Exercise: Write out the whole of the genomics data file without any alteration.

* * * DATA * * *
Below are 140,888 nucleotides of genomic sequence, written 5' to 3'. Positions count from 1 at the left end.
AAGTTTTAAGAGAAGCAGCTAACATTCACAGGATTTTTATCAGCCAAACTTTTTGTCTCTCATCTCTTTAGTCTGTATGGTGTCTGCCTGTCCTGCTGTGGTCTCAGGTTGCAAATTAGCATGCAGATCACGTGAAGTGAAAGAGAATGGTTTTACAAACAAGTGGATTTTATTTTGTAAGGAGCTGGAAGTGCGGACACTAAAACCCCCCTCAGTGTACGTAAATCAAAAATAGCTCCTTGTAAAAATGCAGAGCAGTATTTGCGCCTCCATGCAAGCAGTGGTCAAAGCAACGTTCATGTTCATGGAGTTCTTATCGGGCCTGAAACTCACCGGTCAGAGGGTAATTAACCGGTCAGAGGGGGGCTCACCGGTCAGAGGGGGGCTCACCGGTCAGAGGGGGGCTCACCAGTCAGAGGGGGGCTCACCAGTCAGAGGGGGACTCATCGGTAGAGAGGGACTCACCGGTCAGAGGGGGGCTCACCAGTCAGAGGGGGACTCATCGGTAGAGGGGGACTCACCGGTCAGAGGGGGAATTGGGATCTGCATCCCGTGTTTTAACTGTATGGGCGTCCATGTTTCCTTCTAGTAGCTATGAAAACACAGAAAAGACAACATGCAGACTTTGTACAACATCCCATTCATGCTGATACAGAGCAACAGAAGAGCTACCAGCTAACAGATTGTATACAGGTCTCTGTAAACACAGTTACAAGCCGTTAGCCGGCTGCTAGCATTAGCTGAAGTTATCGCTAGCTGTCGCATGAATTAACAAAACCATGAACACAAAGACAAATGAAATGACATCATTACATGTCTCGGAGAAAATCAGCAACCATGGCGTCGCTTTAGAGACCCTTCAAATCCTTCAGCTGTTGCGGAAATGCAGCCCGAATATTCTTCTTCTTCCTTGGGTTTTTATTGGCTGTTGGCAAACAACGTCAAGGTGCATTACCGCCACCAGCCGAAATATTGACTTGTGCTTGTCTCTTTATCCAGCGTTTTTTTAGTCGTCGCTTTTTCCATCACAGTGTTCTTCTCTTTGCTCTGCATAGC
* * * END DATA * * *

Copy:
Below are 140,888 nucleotides of genomic sequence, written 5' to 3'. Positions count from 1 at the left end.
AAGTTTTAAGAGAAGCAGCTAACATTCACAGGATTTTTATCAGCCAAACTTTTTGTCTCTCATCTCTTTAGTCTGTATGGTGTCTGCCTGTCCTGCTGTGGTCTCAGGTTGCAAATTAGCATGCAGATCACGTGAAGTGAAAGAGAATGGTTTTACAAACAAGTGGATTTTATTTTGTAAGGAGCTGGAAGTGCGGACACTAAAACCCCCCTCAGTGTACGTAAATCAAAAATAGCTCCTTGTAAAAATGCAGAGCAGTATTTGCGCCTCCATGCAAGCAGTGGTCAAAGCAACGTTCATGTTCATGGAGTTCTTATCGGGCCTGAAACTCACCGGTCAGAGGGTAATTAACCGGTCAGAGGGGGGCTCACCGGTCAGAGGGGGGCTCACCGGTCAGAGGGGGGCTCACCAGTCAGAGGGGGGCTCACCAGTCAGAGGGGGACTCATCGGTAGAGAGGGACTCACCGGTCAGAGGGGGGCTCACCAGTCAGAGGGGGACTCATCGGTAGAGGGGGACTCACCGGTCAGAGGGGGAATTGGGATCTGCATCCCGTGTTTTAACTGTATGGGCGTCCATGTTTCCTTCTAGTAGCTATGAAAACACAGAAAAGACAACATGCAGACTTTGTACAACATCCCATTCATGCTGATACAGAGCAACAGAAGAGCTACCAGCTAACAGATTGTATACAGGTCTCTGTAAACACAGTTACAAGCCGTTAGCCGGCTGCTAGCATTAGCTGAAGTTATCGCTAGCTGTCGCATGAATTAACAAAACCATGAACACAAAGACAAATGAAATGACATCATTACATGTCTCGGAGAAAATCAGCAACCATGGCGTCGCTTTAGAGACCCTTCAAATCCTTCAGCTGTTGCGGAAATGCAGCCCGAATATTCTTCTTCTTCCTTGGGTTTTTATTGGCTGTTGGCAAACAACGTCAAGGTGCATTACCGCCACCAGCCGAAATATTGACTTGTGCTTGTCTCTTTATCCAGCGTTTTTTTAGTCGTCGCTTTTTCCATCACAGTGTTCTTCTCTTTGCTCTGCATAGC